Sometimes, you just have to take a leap of faith.
Every person’s path through life hinges on a series of interconnected moments, with each decision creating a ripple effect that shapes living as we know it. Some of these decisions are incredibly easy and we make them with ironclad resolve, never once looking back after the choice has been made. Others are not. These choices we make, or don’t make, with second-guesses buried deep in our hearts, always wading into the past and wondering how things could have, might have, turned out differently.
At one point or another, we’ve all abandoned a dream — it’s not a reflection on character, just an acceptance that you can’t possibly fulfill every wish and desire that drifts into your subconscious. Because every dream can’t be fulfilled, it falls to each individual to sort through which ones will be pursued and which ones abandoned into the mineshaft of shattered dreams. To truly pursue a dream takes an incredible leap of faith — staring longingly into the future and plunging directly into it are two very different things. When you’re poised on the precipice of life-changing decisions, nothing comes easy.
Getting to that precipice, taking a deep breath, and jumping headlong into the abyss is one of the hardest things you can do. It takes a willingness to abandon life as you know it and embrace change in a way many people are not comfortable doing. This experience, shirking the known and embracing the unknown, is how entrepreneurs exist — to live in a world where things are always changing requires the inhabitants to accept the fact that they don’t know what the future holds, but also realize that the possibilities are infinite.
A little over a year ago, Kurt Avarell took a leap of faith. Drawing from his past — former tax attorney, former suit on Wall Street, coder — to build the future, Avarell began spending 90 hour weeks designing a platform that was motivated by his own frustrations in the tax space. From his home basement, Avarell built and released Beanstalk and was rewarded for his efforts with a $2 million seed round in July of 2014.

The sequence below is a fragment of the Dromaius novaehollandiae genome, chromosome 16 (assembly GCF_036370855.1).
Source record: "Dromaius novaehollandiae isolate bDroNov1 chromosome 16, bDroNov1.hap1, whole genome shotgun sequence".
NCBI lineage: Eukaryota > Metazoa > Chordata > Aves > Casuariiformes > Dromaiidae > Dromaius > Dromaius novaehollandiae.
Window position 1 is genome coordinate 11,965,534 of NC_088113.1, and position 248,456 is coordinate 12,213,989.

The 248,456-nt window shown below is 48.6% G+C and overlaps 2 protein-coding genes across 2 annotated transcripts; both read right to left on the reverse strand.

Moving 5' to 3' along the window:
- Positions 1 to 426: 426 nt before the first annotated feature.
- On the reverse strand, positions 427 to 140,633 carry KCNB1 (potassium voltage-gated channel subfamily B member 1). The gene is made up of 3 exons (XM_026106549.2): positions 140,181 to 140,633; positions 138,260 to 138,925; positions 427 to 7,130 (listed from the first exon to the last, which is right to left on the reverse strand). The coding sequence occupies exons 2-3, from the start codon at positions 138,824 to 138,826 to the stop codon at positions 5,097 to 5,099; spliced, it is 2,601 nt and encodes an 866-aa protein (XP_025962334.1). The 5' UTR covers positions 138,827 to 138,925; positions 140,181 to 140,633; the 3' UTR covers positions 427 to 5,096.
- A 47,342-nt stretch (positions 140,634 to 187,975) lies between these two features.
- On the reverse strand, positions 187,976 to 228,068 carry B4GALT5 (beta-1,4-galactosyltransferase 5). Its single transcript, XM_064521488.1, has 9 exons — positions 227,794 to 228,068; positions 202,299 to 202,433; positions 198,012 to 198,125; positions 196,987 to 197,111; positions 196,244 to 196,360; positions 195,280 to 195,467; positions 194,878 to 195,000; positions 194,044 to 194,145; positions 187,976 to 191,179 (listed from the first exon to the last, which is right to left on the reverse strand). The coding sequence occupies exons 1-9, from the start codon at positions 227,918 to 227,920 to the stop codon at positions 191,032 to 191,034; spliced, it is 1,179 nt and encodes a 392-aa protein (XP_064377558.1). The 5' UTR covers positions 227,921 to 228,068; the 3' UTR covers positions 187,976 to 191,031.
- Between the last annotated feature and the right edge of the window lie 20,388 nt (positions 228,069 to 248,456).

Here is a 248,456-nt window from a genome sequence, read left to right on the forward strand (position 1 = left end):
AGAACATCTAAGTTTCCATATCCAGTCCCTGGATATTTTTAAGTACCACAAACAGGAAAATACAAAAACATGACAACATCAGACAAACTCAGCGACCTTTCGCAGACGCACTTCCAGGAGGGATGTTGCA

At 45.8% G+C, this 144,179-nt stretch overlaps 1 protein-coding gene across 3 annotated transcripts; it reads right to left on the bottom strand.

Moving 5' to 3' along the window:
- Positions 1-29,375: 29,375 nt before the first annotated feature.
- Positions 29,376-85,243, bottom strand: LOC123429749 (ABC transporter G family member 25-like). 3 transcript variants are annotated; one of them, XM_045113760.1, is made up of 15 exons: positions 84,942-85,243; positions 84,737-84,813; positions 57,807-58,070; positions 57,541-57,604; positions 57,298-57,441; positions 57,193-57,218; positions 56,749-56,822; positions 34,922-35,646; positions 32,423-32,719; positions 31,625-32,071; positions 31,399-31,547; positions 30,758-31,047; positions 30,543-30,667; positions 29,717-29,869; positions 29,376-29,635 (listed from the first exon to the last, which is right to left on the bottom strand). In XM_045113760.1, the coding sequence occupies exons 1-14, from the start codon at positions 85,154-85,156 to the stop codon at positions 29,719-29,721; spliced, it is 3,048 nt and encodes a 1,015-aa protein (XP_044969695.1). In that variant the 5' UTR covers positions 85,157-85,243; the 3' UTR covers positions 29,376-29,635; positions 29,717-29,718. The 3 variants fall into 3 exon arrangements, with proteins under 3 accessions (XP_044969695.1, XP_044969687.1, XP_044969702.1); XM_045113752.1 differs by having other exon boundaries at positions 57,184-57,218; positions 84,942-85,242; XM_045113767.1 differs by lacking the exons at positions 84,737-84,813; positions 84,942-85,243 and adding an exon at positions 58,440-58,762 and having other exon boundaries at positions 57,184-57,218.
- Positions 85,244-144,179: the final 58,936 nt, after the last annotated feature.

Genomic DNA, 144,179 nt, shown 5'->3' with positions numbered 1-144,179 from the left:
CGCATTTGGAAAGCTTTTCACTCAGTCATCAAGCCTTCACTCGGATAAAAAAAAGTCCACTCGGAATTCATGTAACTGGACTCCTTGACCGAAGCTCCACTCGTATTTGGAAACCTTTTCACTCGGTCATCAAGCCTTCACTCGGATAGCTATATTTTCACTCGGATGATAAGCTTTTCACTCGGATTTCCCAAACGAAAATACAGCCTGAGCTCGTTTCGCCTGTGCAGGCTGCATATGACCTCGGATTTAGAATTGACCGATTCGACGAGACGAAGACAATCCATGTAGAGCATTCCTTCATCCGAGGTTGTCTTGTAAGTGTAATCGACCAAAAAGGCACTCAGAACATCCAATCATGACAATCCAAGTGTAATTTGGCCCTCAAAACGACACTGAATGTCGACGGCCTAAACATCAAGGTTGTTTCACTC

“I think it’s pretty natural for any entrepreneur to have doubt and wonder, but what I’ve learned is if you can identify an opportunity and stick with it, it starts to pay dividends,” Avarell said. “I think that is one of the biggest pieces of entrepreneurship, just enduring. There are certainly times when you think, I’m crazy, I’m in my basement, I don’t have a job, I have to support a family and I’m burning through my own personal savings. At the same time, I definitely held onto the vision of what it could become and so far it has been paying off.”
After changing the company name from Beanstalk to Canopy, Avarell’s leap of faith continues to pay off, evidenced by today’s announcement of an $8 million Series A round, led by New Enterprise Associates (NEA) and participated in by Epic Ventures and Deep Fork Capital.
“We released our public facing solution just a few weeks ago and got a tremendous amount of initial sales traction,” Avarell said. “That led us into the Series A and now we’re hiring pretty aggressively. The funding is designed to help us accelerate two things. One is product, we got a lot of product to build and we’ve just barely cracked the surface in terms of what we’re building. The second use of funds is towards generating sales.”
A normal scenario for the tax process involves these things: paper pushing, lack of transparency, clients wondering what/when things will be done, and accountants scattering their work across multiple software solutions. In this scenario, everyone is sad, angry, frustrated, and hateful towards anything related to taxes.
The scenario Canopy helps users realize is drastically different: no paper, more transparency, and substantially less hatred/anger directed towards the tax world.
“Our target market is accountants,” Avarell said. “The idea is that we’re improving the workload between accountants and their clients. With Canopy, an accountant has a full CRM (customer relationship management) where they can manage files, notes, dates, and then they can open that stuff up to their client. They can give their client access through a client portal, the client can log in and exchange documents and get billed directly through Canopy.”
Accountants using Canopy’s platform benefit from a multitude of things, including time savings and not having to jump between different software solutions. At Canopy, everything is housed under one roof.
“We have over a thousand questions in our database that are designed to capture information from the client and then fill out tax forms,” Avarell said. “It’s not tax return prep, it’s actually the things that happen after tax return prep, a lot of administrative stuff that happens with the IRS and Canopy automates that workload.”
Sometimes, you take a leap of faith and things don’t work out. It’s sad and hurtful, but failure can also be the experience that launches you to greater, unforeseen heights. Sometimes, you take a leap of faith and are rewarded with a combined $10 million in funding, an outside verification that you aren’t the only person who believes in your vision. Kurt Avarell envisioned a world where Canopy could ease the tax process and put in the necessary time and work to make that dream a reality.
And all it took was a giant leap of faith.
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